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What Your Local Vet Should Tell You About Caring for Your Pet This Winter

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Most states are lucky to have warm temperatures in the winter. However, this isn’t the case when it comes to Georgia.

Your local vet should offer you some healthy practices to prepare your furry friends for the temperature drops. After all, they don’t have the benefit of getting hot cocoa or tea like the rest of us.

Here are some methods of dealing with your bundle of joy during the coming months:

Keep the Pet Inside during the Winter Months

No matter how well you dress up, you may still feel the chill of December and would want to get inside right away.

Now think of it from your pets’ perspective. They only have their one coat of fur to protect them. Any local vet would recommend you keep them inside the home until spring.

At the very least, you should provide them with a comfy shelter outside. Make sure to check for the following:

  • The shelter is not drafty. You wouldn’t believe how quickly pets can be affected.
  • The shelter has a source of warmth.
  • The home has fresh water and food near it at all times.

Speaking of food, this is another aspect to be discussed.

Ask a Local Vet for a Winter Diet for Your Pet

Indoor pets such as cats will tend to sleep longer during winter to preserve their energy.

You also have to remember you can’t take your dogs and cats out for exercise as much either.

As such, you will need to reduce the caloric intake of your pet by giving them less food. You wouldn’t want them to become fluffier than they already are over the winter!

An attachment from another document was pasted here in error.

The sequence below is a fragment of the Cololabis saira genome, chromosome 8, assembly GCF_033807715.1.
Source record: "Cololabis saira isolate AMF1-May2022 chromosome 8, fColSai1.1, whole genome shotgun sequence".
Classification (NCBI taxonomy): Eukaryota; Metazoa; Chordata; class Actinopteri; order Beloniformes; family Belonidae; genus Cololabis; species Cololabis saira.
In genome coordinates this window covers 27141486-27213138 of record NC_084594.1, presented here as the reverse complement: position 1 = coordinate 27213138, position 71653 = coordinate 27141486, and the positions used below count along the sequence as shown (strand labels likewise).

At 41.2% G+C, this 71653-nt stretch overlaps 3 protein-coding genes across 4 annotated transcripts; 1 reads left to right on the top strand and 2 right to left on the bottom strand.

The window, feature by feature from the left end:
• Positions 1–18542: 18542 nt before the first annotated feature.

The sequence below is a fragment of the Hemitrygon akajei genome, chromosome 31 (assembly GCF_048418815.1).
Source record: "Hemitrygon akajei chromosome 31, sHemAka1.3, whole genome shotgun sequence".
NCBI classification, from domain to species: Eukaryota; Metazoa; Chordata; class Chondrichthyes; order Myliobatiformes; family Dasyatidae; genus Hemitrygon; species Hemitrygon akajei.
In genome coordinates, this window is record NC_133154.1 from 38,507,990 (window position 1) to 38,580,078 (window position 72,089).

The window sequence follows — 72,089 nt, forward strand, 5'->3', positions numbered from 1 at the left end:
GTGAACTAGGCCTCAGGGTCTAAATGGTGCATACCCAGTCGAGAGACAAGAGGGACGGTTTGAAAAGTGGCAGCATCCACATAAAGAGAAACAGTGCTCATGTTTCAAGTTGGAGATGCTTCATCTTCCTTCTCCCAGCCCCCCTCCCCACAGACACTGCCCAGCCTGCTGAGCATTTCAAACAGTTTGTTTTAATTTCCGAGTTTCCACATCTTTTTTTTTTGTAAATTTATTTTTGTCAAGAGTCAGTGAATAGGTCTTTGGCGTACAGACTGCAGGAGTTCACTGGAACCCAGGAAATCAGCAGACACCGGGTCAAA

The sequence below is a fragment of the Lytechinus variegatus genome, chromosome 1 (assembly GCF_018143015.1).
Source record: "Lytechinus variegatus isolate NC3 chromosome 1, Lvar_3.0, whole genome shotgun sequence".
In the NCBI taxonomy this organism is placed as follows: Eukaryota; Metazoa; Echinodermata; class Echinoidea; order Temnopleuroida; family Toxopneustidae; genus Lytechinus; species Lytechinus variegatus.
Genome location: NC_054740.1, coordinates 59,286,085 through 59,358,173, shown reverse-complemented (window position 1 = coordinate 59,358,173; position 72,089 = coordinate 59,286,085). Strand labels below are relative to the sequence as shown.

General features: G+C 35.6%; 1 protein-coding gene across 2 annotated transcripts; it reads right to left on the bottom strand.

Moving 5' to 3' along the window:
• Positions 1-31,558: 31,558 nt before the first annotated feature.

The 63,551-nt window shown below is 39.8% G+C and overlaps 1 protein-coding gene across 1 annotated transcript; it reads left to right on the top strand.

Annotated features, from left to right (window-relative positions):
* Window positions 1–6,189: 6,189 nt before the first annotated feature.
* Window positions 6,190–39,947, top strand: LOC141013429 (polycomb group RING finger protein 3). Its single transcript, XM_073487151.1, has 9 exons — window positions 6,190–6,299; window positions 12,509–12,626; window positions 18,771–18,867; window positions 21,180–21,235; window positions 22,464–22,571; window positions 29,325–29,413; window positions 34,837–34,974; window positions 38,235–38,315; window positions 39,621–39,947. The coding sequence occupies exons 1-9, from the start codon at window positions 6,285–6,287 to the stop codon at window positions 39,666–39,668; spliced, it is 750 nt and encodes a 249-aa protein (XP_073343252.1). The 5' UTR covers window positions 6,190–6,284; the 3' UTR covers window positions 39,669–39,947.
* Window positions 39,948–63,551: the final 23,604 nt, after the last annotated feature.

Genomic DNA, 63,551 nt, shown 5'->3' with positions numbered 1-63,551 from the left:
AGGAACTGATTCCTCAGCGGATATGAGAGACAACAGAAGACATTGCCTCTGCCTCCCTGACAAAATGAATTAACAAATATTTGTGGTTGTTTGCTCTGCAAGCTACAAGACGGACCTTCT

Just don’t reduce the amount all of a sudden. You still have a month until the cold sets in, so take your time.

If you have any doubts about how much food you need to give them, contact your local vet for extra info.

Be Wary of Car-Related Incidents

Cars are some of the most dangerous “enemies” of pets in the winter. You have multiple reasons to worry about them:

  • Anti-freeze spillages. Always check if your vehicle or others in the area have accidental spillage and keep pets away from them. One sip of anti-freeze could be fatal.
  • Pets (especially cats) getting under the hood or sleeping on tires. Take the time to tap on the hood of your car before going to work to prevent unfortunate accidents.

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Other than checking your pet’s paws for frostbite, these should be your primary concerns during winter.

Keep them warm, reduce their food intake so they don’t get fat, and keep them away from cars!

If you have any other concerns for your fluffy friend, don’t hesitate to give us a call at 404-237-4601. Alternatively, you can also contact us through this form or by email.

It’s better to ask for help from professionals rather than worry about your pet’s health.

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